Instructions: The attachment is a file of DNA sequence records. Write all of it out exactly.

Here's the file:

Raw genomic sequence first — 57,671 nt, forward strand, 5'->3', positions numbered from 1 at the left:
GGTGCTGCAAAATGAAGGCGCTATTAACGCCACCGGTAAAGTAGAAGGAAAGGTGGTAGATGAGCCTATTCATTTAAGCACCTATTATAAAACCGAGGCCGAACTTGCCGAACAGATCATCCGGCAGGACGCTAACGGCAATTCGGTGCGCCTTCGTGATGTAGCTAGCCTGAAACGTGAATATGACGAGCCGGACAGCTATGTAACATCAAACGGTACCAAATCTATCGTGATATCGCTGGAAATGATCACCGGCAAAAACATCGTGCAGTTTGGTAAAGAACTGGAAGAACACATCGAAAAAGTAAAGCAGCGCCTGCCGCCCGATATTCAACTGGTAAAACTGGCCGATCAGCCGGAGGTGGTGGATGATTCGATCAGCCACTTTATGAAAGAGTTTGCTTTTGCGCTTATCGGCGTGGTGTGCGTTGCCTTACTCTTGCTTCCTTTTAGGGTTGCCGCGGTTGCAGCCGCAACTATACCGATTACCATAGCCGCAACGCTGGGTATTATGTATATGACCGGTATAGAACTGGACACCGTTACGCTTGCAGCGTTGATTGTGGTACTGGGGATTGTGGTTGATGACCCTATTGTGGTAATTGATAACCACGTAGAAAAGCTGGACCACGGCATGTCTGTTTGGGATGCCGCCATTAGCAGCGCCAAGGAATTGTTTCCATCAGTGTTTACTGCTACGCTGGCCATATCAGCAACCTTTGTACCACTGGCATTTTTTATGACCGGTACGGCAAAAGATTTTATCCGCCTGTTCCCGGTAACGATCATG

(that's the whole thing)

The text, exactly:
Raw genomic sequence first — 57,671 nt, forward strand, 5'->3', positions numbered from 1 at the left:
GGTGCTGCAAAATGAAGGCGCTATTAACGCCACCGGTAAAGTAGAAGGAAAGGTGGTAGATGAGCCTATTCATTTAAGCACCTATTATAAAACCGAGGCCGAACTTGCCGAACAGATCATCCGGCAGGACGCTAACGGCAATTCGGTGCGCCTTCGTGATGTAGCTAGCCTGAAACGTGAATATGACGAGCCGGACAGCTATGTAACATCAAACGGTACCAAATCTATCGTGATATCGCTGGAAATGATCACCGGCAAAAACATCGTGCAGTTTGGTAAAGAACTGGAAGAACACATCGAAAAAGTAAAGCAGCGCCTGCCGCCCGATATTCAACTGGTAAAACTGGCCGATCAGCCGGAGGTGGTGGATGATTCGATCAGCCACTTTATGAAAGAGTTTGCTTTTGCGCTTATCGGCGTGGTGTGCGTTGCCTTACTCTTGCTTCCTTTTAGGGTTGCCGCGGTTGCAGCCGCAACTATACCGATTACCATAGCCGCAACGCTGGGTATTATGTATATGACCGGTATAGAACTGGACACCGTTACGCTTGCAGCGTTGATTGTGGTACTGGGGATTGTGGTTGATGACCCTATTGTGGTAATTGATAACCACGTAGAAAAGCTGGACCACGGCATGTCTGTTTGGGATGCCGCCATTAGCAGCGCCAAGGAATTGTTTCCATCAGTGTTTACTGCTACGCTGGCCATATCAGCAACCTTTGTACCACTGGCATTTTTTATGACCGGTACGGCAAAAGATTTTATCCGCCTGTTCCCGGTAACGATCATG